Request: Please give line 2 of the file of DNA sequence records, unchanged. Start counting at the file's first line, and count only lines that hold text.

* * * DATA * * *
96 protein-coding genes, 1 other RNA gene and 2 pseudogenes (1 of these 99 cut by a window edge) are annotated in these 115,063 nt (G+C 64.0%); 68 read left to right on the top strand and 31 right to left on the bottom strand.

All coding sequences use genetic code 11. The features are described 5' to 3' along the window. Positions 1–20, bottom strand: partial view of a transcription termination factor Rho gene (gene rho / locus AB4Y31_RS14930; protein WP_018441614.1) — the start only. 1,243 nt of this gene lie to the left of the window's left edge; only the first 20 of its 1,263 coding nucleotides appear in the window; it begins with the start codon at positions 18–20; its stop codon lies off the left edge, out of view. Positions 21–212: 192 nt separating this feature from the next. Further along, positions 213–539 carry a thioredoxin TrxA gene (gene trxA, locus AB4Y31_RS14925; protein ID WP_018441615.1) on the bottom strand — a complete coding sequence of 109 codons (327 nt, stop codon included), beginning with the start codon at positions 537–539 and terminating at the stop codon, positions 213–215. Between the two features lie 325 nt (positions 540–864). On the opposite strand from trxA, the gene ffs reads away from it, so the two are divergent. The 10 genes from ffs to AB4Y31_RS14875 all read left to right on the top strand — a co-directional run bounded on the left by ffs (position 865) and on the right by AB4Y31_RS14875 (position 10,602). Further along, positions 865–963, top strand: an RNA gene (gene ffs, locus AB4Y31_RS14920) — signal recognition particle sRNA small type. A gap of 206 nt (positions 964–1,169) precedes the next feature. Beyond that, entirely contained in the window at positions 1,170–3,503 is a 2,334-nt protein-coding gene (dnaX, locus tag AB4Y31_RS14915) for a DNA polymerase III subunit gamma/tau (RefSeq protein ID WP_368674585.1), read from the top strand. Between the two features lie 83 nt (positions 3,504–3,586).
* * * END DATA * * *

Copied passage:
All coding sequences use genetic code 11. The features are described 5' to 3' along the window. Positions 1–20, bottom strand: partial view of a transcription termination factor Rho gene (gene rho / locus AB4Y31_RS14930; protein WP_018441614.1) — the start only. 1,243 nt of this gene lie to the left of the window's left edge; only the first 20 of its 1,263 coding nucleotides appear in the window; it begins with the start codon at positions 18–20; its stop codon lies off the left edge, out of view. Positions 21–212: 192 nt separating this feature from the next. Further along, positions 213–539 carry a thioredoxin TrxA gene (gene trxA, locus AB4Y31_RS14925; protein ID WP_018441615.1) on the bottom strand — a complete coding sequence of 109 codons (327 nt, stop codon included), beginning with the start codon at positions 537–539 and terminating at the stop codon, positions 213–215. Between the two features lie 325 nt (positions 540–864). On the opposite strand from trxA, the gene ffs reads away from it, so the two are divergent. The 10 genes from ffs to AB4Y31_RS14875 all read left to right on the top strand — a co-directional run bounded on the left by ffs (position 865) and on the right by AB4Y31_RS14875 (position 10,602). Further along, positions 865–963, top strand: an RNA gene (gene ffs, locus AB4Y31_RS14920) — signal recognition particle sRNA small type. A gap of 206 nt (positions 964–1,169) precedes the next feature. Beyond that, entirely contained in the window at positions 1,170–3,503 is a 2,334-nt protein-coding gene (dnaX, locus tag AB4Y31_RS14915) for a DNA polymerase III subunit gamma/tau (RefSeq protein ID WP_368674585.1), read from the top strand. Between the two features lie 83 nt (positions 3,504–3,586).